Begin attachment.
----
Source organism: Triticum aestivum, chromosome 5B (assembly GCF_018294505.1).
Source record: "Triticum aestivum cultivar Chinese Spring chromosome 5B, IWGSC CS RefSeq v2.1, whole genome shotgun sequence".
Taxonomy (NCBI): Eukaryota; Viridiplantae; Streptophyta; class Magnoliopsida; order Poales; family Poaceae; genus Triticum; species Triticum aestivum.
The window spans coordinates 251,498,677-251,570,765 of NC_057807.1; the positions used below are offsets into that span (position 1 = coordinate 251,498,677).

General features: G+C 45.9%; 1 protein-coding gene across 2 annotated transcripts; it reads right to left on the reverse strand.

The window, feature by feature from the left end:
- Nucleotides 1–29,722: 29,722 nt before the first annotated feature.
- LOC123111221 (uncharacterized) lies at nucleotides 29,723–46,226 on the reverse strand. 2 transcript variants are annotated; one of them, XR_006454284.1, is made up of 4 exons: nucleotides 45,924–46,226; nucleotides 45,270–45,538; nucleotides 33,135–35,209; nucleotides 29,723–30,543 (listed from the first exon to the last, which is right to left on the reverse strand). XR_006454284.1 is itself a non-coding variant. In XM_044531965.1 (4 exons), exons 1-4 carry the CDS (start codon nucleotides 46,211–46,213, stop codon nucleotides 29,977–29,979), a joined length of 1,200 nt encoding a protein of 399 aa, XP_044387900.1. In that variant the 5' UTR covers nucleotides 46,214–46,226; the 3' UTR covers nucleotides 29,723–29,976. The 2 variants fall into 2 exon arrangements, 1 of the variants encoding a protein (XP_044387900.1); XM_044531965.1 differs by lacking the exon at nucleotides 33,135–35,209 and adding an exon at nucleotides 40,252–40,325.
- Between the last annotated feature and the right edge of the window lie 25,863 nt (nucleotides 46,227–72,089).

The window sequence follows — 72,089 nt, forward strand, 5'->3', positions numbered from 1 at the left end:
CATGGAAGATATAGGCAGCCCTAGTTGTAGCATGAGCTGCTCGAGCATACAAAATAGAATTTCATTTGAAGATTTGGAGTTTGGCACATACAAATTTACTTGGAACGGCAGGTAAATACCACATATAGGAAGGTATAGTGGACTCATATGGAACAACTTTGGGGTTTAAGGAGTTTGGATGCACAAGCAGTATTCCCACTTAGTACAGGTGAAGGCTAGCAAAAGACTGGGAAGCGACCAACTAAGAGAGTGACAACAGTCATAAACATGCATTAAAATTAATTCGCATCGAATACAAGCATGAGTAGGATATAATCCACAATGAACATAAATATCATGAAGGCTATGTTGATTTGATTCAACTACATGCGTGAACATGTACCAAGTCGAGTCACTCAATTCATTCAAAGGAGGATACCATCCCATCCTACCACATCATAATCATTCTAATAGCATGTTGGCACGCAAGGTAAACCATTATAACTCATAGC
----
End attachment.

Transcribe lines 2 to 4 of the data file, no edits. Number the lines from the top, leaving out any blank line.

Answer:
Source record: "Triticum aestivum cultivar Chinese Spring chromosome 5B, IWGSC CS RefSeq v2.1, whole genome shotgun sequence".
Taxonomy (NCBI): Eukaryota; Viridiplantae; Streptophyta; class Magnoliopsida; order Poales; family Poaceae; genus Triticum; species Triticum aestivum.
The window spans coordinates 251,498,677-251,570,765 of NC_057807.1; the positions used below are offsets into that span (position 1 = coordinate 251,498,677).